1 Introduction

Hi everyone, my name is Keana, a second year grad student working with Coren Apicella. For my research, I focus on factors that may affect gender differences in willingness to compete. If you’d like to hear more about my work (I’m more than happy to talk about it!), feel free to talk to me after this workshop or shoot me an email. Today, I’ll be leading you through a workshop on data management today, which will mainly focus on data cleaning, arguably the most time-consuming part of analyzing your data.

2 R background

I started learning R in my last year of undergrad (so it was spring/summer of 2017). I first tried using datacamp and swirl to learn how to use it. But it’s harder to really force yourself unless you’re working with real data, so I’d recommend either taking a class (where you are forced to do homework and projects regularly - there are some good courses in the statistics department that I have been taking) or just forcing yourself to completely analyze your data in R (without any help from Excel). I did this and I learned so much faster - you will have to be patient with this, warning in advance.

3 Review

Before we get started on writing our code for today’s session, I want to really quickly review what you learned last week during the intro to R workshop. Does anyone have any specific questions about any of these concepts they would like for me to address? For each of these, please feel free to shout out any questions that come to your mind.

  • directories

  • workspace

  • scripts

  • the save button

  • installing packages

  • basic r syntax

    • operations
    • organizing/interacting with your data
  • basic analyses

  • 1 ggplot example

    So one thing I think is really important for trying to work in R is being familiar with the R environment. So I’ll quickly refresh your memory on some important parts of the display here. By default, on the left hand side of the screen, we have two separate sections. The top box is where you can write and save your script for later use. Note: you can still run the code and get output up here, it’s just that you’re code will also be saved. In the bottom box, you can run code and get output, but it will not save. So my personal recommendation is to always write in the top box and save your script at regular intervals. Next, we have the panels on the right. There are a few tabs, but some are less useful than others:

    • Top box: you have the environment, which shows all data relevant to your current session (any data related to your code you have written). It essentially keeps a running tab of anything you’ve created. I mainly look at it to see what datasets I should call for my code. The other tabs aren’t really as useful for us today - so I’m going to skip them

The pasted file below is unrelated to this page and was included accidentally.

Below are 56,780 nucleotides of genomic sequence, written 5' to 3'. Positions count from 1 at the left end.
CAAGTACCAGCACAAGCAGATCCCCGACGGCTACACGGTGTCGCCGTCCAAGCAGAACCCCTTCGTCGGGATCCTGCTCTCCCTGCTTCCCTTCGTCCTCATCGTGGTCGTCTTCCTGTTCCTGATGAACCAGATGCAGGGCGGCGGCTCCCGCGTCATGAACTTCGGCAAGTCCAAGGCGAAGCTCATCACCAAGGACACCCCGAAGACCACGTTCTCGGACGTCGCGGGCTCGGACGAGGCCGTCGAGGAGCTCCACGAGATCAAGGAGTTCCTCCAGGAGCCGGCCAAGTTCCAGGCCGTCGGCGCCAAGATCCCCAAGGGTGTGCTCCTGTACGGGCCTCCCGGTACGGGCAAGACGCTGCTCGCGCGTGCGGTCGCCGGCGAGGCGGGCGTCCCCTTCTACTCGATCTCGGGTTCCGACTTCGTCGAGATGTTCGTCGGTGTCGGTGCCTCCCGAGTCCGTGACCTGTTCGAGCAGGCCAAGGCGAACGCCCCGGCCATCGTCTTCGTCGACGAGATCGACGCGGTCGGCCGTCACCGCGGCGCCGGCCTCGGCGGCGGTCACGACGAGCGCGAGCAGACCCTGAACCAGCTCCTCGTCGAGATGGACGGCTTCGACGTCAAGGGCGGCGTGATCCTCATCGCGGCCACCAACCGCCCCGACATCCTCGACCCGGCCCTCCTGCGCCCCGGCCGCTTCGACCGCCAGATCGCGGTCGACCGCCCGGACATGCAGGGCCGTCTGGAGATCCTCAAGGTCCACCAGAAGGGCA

• Bottom box: this has a few options - I think the most relevant things for you are the help tab - where you can look up specific functions and get some of the arguments for it (for instance, let’s look at the mean function in here and some of its arguments). The arguments are essentially features of the function you can change that will give you more flexibility. For instance, to calculate the mean for a column with NA values, you should set na.rm = TRUE when you are calling the mean() function. The Plots tab is where your plots populate automatically. You also have the option to install/update packages in this part of the display using the Packages tab. Another relevant tab is the files tab, which shows you your current working directory and the associated files - there are some options under the tab to make any changes you want to your wd directly from the R environment.

Any questions?

Alright so let’s review one other thing that I definitely found confusing when I first started learning R: graphing with ggplot

graph<- ggplot(data=iris, aes(x = Sepal.Length, y = Sepal.Width)) 
## what does this "graph" look like before we add anything else? 

## essentially a template for us to add the data and any other settings we want to set. You NEED to do this everytime. Then you add on to it (literally, by using addition symbol). But you need a basic structure on which to build (think of it like building the foundation of a house and adding on to that). Can't build without the foundation though.

## first we have to tell it we want a scatterplot. 

graph + geom_point()

### Seems like there's some separation here, as if there's two different groups that have different slopes etc. Do you remember what groups we defined last time that seemed to be driving this separation? 

## Species! Let's add to our graph a setting that differentiates between species based on color AND shape.

graph + geom_point(aes(color=Species, shape=Species))

## so here, each species has a unique color and shape. We could also just use color as their identifiers in the key: 

graph + geom_point(aes(color=Species))

## Now we just have a unique color for all of them, but they share the same shape (it looks like the default shape is a circle, but you should be able to change that in the arguments for this function if you have a preference for another shape)

## One other thing we did was add axis labels and a title, like so:

graph +   xlab("Sepal Length") +  ylab("Sepal Width") +
  ggtitle("Sepal Length-Width") 

### mention saving a graph here: notice how it got rid of the point, even though it changed the title and axis labels. Does anyone know why?

## finally, there are themes in R that you can use that just make formatting much easier - you can just set it so if you're a person like me who doesn't know anything about aesthetics etc, you don't have to think too hard. So let's tack on a theme and put it all together. 

graph +  theme_minimal()+ geom_point(aes(color=Species, shape=Species)) + xlab("Sepal Length") +  ylab("Sepal Width") +
  ggtitle("Sepal Length-Width")